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First Lady Rachel Ruto embarks on reforestation crusade

First Lady Rachel Ruto has pledged to spearhead President William Ruto’s challenge to Kenyans to plant 15 billion trees by the year 2032.

Speaking today at the Kakamega tropical forest during the launch of reforestation of the forest, Mrs Ruto said she intends to use the adopt-a-forest strategy, which is a collaboration of both state and non-state actors to accelerate implementation of reforestation across the country.

Under the adopt-a-forest strategy, Mrs Ruto adopted 200 hectares (about 500 acres) of the Kakamega forest which she committed to re-afforest.

Kenya Forestry Services has entered into a collaboration with both state and non-state actors, who adopt forest sites and blocks in government forests and plant tree seedlings.

The First Lady said climate change is complicating the country’s roadmap towards socio-economic transformation, noting that it was important to put in place sustainable solutions, including greening the country in order to achieve the 30 percent of trees by the year 2032.

“Let’s work together by heeding President Ruto’s call for every Kenyan to plant 300 trees by the year 2032,” she added.

And as a step towards inculcating the culture of tree planting in the youth, the First Lady announced that she will, in conjunction with Kenya Forestry Research Institute (KEFRI) and the Ministry of Education launch an essay competition for students and pupils on environmental conservation.

“The launch of the essay competition will take place at State House Nairobi where we shall plant trees with children of families residing there while celebrating my birthday,” she said.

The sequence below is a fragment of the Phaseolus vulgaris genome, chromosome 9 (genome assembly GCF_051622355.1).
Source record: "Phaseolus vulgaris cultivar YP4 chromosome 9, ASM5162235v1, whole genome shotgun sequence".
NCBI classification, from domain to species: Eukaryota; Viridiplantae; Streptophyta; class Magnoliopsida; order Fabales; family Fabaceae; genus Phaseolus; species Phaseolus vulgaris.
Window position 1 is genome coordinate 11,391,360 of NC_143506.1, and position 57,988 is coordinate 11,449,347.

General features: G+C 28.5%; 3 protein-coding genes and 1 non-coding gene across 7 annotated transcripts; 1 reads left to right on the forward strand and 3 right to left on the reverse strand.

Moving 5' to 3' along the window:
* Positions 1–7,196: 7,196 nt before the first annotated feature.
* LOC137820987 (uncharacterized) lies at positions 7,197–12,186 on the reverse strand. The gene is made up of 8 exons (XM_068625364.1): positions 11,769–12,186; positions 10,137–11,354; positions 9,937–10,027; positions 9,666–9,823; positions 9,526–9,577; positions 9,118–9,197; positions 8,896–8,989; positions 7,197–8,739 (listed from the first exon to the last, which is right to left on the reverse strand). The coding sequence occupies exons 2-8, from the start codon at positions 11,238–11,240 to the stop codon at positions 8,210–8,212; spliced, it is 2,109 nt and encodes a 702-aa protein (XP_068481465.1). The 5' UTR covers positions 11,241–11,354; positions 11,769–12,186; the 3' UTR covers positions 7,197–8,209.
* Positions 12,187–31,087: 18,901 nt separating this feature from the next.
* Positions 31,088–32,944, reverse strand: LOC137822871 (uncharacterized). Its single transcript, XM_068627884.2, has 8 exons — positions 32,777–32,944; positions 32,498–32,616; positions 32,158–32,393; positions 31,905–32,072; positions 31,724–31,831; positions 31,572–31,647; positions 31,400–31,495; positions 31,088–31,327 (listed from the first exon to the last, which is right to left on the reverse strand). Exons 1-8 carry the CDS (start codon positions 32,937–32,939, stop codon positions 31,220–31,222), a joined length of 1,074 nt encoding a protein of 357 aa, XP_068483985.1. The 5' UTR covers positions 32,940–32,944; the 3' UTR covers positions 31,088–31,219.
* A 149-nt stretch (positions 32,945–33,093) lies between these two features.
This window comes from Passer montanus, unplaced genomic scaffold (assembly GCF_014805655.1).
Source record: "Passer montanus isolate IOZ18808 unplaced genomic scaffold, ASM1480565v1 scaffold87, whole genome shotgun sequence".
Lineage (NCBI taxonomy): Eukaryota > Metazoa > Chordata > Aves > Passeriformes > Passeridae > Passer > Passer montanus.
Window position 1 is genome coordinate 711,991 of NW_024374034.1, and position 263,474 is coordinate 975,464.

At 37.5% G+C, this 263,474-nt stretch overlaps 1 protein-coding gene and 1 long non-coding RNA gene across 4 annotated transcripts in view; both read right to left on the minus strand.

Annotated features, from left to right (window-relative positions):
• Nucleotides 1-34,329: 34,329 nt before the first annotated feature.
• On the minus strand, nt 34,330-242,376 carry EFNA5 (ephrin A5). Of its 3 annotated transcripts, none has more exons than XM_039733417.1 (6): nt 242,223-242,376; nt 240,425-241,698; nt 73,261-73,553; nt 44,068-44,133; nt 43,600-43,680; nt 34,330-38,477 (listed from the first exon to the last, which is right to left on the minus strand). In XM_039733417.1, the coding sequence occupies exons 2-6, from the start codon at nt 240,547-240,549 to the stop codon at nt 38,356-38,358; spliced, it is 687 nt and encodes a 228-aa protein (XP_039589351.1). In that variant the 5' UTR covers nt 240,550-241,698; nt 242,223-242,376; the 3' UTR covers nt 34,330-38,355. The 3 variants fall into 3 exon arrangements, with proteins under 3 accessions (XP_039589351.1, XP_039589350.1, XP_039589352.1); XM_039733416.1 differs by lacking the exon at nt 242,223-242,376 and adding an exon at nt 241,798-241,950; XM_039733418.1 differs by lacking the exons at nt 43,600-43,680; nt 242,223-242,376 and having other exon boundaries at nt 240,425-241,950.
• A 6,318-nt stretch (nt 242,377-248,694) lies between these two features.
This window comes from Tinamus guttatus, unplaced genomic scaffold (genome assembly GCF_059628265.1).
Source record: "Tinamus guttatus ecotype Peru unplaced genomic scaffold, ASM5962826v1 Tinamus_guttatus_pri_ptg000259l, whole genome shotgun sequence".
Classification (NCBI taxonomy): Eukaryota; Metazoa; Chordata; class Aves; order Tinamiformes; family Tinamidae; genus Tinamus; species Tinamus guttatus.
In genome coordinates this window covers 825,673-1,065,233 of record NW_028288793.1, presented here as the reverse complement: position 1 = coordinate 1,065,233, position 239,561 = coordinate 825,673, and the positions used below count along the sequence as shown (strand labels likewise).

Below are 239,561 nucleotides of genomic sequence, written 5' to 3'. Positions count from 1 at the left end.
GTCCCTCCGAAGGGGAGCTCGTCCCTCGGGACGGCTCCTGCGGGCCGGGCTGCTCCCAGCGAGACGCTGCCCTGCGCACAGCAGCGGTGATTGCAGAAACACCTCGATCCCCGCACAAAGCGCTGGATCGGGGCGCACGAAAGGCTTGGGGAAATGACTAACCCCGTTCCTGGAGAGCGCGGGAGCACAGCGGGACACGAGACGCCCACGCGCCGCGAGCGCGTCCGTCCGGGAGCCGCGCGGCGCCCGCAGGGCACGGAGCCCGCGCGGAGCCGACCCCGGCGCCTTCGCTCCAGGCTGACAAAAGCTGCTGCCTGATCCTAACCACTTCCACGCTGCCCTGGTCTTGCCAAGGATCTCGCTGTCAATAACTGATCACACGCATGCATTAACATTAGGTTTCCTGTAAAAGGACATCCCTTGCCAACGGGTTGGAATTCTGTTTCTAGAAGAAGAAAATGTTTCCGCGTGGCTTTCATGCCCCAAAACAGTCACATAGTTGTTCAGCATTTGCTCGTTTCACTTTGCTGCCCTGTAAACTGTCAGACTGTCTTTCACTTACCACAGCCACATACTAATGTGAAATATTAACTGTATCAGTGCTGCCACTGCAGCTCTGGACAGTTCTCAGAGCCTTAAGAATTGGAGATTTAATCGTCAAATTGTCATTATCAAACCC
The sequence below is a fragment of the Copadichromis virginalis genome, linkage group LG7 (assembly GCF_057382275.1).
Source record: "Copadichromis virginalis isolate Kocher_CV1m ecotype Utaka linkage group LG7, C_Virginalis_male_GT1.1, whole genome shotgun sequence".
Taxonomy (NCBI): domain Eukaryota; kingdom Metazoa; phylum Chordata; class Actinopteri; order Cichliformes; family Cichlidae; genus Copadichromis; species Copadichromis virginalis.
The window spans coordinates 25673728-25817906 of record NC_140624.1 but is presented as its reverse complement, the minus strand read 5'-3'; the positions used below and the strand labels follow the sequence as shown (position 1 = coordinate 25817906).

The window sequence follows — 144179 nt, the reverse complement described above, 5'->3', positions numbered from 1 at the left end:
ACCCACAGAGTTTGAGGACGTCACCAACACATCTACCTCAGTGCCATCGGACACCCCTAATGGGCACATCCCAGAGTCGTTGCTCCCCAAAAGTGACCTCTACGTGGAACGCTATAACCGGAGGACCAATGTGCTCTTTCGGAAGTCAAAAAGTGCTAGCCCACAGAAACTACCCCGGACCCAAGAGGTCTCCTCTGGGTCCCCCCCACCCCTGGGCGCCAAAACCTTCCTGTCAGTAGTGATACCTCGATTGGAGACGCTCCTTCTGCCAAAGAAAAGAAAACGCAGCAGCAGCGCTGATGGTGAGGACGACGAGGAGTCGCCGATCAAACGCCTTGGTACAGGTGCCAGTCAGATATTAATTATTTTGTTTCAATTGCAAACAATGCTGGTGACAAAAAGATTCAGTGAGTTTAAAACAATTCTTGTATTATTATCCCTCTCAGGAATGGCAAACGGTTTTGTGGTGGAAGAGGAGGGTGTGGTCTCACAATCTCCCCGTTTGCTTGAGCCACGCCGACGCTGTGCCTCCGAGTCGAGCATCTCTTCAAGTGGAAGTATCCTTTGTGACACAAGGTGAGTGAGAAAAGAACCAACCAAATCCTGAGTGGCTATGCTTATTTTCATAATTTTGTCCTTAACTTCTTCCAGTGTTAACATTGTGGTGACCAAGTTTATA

The First Lady said this will encourage the young generation to uphold tree growing and greening of the country.

She encouraged communities residing near forests and especially women and the youth to engage in growing of tree seedlings and selling them to the government as a way of improving their economic livelihood.

Mrs Ruto encouraged women to use green energy as a way of protecting the environment, like use of briquettes, saying the government is looking for ways of cushioning Kenyans from the high cost of Liquefied Petroleum Products (LPG) gases.

Speaking at the function, Ministry of Conservation and Forestry Cabinet Secretary Soipan Tuya disclosed that 490 hectares of Kakamega forest is degraded but under the adopt-a-forest strategy, 98.5 hectares have already been reforested.

She however noted that Kakamega forest has another 391.5 hectares of the forest that has been degraded and called on other partners to join her ministry in the venture of reforestation across the country.

“The programme lasts between 3-5 years and then the forests revert to KFS,” she added.

The CS said Kenya Forestry Research Institute (KEFRI) has increased its seed reserves and put up more centres across the country in order to meet the envisaged target of growing 15 billion trees by 2032.

“We are also growing different types of species for arid and semi-arid areas and different ecological areas of the country,” she added.

By George Kaiga

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